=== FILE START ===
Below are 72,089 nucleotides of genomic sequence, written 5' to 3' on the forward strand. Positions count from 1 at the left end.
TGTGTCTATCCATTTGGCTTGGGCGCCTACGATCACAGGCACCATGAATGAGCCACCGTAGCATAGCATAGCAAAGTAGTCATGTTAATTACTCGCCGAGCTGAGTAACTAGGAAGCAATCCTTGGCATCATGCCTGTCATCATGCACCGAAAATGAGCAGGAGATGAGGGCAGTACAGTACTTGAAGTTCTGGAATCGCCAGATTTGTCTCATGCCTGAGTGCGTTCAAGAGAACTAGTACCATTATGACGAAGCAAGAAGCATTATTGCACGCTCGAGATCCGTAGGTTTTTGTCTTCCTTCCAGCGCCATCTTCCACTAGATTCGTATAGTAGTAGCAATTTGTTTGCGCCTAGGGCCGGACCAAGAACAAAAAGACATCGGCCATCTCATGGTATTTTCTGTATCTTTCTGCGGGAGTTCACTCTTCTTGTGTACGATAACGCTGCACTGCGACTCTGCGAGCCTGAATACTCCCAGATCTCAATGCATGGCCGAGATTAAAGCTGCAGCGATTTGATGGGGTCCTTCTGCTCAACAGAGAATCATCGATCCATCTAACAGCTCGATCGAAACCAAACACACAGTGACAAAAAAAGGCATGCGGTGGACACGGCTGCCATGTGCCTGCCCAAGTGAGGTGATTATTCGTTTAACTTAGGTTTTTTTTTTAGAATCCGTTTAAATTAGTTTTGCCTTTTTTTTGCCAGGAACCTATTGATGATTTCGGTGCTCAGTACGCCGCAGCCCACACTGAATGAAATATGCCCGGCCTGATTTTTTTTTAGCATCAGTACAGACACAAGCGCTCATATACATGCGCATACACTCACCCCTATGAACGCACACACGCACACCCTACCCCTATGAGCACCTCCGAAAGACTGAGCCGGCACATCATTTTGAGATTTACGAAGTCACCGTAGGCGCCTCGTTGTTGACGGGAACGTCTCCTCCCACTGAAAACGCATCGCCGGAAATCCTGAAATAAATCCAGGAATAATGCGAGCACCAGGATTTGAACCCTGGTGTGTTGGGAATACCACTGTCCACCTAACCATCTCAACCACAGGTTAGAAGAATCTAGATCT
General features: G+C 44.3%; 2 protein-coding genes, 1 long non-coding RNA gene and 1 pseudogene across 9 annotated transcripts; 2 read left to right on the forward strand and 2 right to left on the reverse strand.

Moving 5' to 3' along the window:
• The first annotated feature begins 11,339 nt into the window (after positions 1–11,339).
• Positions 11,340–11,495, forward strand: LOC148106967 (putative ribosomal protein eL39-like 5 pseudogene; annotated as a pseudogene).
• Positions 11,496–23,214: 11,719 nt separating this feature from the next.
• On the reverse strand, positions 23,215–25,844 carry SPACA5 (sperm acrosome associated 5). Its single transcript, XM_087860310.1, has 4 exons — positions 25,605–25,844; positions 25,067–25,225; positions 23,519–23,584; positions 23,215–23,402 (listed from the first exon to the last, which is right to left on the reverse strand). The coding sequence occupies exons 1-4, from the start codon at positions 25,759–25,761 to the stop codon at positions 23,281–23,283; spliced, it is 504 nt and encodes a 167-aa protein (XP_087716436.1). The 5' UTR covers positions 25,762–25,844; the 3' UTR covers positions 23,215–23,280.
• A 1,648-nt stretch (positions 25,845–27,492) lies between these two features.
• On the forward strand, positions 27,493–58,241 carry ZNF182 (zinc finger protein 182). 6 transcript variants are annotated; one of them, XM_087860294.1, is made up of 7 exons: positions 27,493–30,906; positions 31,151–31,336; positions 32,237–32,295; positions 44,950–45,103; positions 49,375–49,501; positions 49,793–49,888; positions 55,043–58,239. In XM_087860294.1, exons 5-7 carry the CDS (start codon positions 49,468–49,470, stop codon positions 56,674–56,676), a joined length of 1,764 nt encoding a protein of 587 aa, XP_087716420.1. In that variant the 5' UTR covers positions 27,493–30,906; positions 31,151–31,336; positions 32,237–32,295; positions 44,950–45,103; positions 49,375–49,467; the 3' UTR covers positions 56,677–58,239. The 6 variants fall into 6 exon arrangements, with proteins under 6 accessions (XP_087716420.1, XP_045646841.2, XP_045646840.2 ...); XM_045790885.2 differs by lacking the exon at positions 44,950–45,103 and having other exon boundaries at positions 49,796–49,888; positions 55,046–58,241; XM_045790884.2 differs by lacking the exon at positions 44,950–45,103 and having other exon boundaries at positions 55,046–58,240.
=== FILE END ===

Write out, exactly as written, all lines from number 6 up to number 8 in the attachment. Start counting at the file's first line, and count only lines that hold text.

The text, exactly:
• Positions 11,340–11,495, forward strand: LOC148106967 (putative ribosomal protein eL39-like 5 pseudogene; annotated as a pseudogene).
• Positions 11,496–23,214: 11,719 nt separating this feature from the next.
• On the reverse strand, positions 23,215–25,844 carry SPACA5 (sperm acrosome associated 5). Its single transcript, XM_087860310.1, has 4 exons — positions 25,605–25,844; positions 25,067–25,225; positions 23,519–23,584; positions 23,215–23,402 (listed from the first exon to the last, which is right to left on the reverse strand). The coding sequence occupies exons 1-4, from the start codon at positions 25,759–25,761 to the stop codon at positions 23,281–23,283; spliced, it is 504 nt and encodes a 167-aa protein (XP_087716436.1). The 5' UTR covers positions 25,762–25,844; the 3' UTR covers positions 23,215–23,280.